Week 6: Monday I spent the day trying to detect the lights and coming close but not quite yet. I also got Ethan, one of the CE/EE REU students to help me with the radios. He has a quite a bit of experience with radios and after about an hour and a half he figured out how to get the to talk. I would have NEVER figured it out! He ended up using the command prompt to echo command to the serial port. Then the message showed up in the minicom terminal on the other computer. So apparently it wasn't as easy as I thought it was supposed to be. He also explained what the format for the the message was. You have four fields. The first one is a to/from field, the second is the sequence, the third is the length, and the fourth is the message. We had to convert stuff in to octal. I have never seen that before either. Base 8 is very different. I also learned what nibbles are. This whole experience is making me feel like I can't do anything on my own because I always need help.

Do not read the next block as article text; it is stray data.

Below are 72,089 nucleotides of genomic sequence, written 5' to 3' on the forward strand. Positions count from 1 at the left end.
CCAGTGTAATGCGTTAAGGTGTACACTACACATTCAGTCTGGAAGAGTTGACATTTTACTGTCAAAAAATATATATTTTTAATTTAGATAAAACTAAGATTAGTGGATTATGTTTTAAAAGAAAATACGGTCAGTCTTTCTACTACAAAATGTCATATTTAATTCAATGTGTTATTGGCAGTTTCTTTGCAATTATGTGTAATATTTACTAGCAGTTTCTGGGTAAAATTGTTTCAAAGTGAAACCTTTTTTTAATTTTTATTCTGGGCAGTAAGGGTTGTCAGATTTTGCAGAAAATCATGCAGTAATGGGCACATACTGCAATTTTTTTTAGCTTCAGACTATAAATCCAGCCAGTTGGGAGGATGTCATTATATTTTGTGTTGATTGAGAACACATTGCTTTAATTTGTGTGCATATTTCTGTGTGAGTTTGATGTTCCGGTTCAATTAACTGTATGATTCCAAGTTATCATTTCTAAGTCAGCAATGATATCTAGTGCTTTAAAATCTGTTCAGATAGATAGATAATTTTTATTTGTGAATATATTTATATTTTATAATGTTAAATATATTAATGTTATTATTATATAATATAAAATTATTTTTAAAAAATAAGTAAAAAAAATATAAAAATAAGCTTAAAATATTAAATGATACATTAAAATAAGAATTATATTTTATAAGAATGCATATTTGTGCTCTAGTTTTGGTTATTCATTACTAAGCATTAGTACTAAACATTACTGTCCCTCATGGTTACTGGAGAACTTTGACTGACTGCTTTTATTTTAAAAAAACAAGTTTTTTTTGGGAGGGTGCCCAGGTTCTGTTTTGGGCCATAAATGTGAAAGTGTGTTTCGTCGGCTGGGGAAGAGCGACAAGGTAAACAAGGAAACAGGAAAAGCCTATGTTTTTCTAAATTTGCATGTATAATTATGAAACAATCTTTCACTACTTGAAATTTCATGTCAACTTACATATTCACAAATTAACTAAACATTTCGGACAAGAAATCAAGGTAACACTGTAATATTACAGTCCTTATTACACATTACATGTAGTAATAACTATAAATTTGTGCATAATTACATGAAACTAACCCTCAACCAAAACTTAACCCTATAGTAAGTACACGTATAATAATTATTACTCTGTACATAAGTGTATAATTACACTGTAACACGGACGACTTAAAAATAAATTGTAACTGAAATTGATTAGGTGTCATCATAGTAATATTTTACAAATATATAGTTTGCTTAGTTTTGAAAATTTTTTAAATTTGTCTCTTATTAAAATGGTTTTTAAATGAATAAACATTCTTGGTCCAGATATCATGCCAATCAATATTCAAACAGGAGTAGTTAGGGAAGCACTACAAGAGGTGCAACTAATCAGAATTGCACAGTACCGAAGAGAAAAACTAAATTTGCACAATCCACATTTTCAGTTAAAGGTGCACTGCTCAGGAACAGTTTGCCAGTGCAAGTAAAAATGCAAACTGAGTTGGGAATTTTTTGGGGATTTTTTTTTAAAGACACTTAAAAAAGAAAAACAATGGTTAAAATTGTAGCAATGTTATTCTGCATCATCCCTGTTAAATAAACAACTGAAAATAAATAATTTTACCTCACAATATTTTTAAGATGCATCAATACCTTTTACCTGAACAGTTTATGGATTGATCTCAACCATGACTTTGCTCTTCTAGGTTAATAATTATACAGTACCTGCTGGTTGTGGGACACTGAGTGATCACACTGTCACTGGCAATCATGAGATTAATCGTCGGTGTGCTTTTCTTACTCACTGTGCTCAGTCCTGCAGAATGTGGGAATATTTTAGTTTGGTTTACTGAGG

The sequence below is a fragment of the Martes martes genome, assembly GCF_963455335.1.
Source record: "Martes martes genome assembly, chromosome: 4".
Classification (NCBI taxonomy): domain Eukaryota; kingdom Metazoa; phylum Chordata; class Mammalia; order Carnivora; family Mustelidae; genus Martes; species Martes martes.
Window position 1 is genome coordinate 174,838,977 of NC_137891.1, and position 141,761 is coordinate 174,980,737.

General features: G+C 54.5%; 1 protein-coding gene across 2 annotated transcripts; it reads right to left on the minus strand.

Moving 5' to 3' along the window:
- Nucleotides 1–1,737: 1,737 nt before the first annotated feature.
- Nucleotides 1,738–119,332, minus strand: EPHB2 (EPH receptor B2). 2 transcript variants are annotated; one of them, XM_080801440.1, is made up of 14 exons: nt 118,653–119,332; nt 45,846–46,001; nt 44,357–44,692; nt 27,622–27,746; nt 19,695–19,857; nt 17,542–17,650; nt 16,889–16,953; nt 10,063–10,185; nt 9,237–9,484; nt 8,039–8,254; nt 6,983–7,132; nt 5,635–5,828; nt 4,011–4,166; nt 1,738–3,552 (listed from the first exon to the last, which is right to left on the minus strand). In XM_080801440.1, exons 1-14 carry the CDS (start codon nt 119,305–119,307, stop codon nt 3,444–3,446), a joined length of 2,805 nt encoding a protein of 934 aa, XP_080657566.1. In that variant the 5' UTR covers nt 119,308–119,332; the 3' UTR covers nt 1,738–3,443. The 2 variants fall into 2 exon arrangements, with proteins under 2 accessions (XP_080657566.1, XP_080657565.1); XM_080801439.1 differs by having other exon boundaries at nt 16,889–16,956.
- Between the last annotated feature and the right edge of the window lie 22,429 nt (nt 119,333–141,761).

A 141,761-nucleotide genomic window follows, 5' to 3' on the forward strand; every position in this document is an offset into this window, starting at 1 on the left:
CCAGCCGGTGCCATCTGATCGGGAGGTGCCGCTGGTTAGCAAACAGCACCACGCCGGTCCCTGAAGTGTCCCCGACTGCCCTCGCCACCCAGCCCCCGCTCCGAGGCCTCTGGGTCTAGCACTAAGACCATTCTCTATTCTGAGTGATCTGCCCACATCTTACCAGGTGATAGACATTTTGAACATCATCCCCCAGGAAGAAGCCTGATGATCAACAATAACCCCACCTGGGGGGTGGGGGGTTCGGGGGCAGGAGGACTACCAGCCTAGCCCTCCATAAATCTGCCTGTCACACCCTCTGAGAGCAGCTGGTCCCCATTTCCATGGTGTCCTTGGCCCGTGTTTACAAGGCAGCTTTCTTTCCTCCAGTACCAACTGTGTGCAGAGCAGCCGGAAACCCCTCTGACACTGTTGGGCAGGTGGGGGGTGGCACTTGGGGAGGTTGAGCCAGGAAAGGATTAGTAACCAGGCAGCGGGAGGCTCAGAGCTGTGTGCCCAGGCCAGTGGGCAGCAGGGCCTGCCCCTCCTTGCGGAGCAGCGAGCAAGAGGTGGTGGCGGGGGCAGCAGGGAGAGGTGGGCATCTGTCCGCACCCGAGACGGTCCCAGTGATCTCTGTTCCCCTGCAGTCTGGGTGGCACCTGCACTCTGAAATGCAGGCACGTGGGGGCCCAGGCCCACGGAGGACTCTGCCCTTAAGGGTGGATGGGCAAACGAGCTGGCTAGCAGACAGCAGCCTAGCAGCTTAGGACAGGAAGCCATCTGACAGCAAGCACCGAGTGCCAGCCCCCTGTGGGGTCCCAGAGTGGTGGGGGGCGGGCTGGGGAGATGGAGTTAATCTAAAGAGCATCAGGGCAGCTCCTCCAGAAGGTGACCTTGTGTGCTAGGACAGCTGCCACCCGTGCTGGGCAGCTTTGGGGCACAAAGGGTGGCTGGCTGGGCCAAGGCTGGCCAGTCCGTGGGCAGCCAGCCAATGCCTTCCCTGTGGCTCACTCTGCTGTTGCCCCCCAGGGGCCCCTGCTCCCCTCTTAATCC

Tuesday my robot started to actually pick out the three light points pretty well. But then I ran into a weird bug while testing on Wednesday. For some reason some of my code is getting overwritten. This is terribly frustrating and I know exactly where it is happening. The code that is causing the problem has nothing whatsoever to do with the array that is loosing values. And I have no clue how to fix it.
Well, it seems that it must be some type of memory error that is causing the problem. So I tried a different robot with no luck. I will have to try loading different firmware on to the robot to see if that helps. The other possibility is that somewhere in my program I have a memory error. Right now everyone from our lab is gone to a presentation. So, I have started learning about serial ports and such.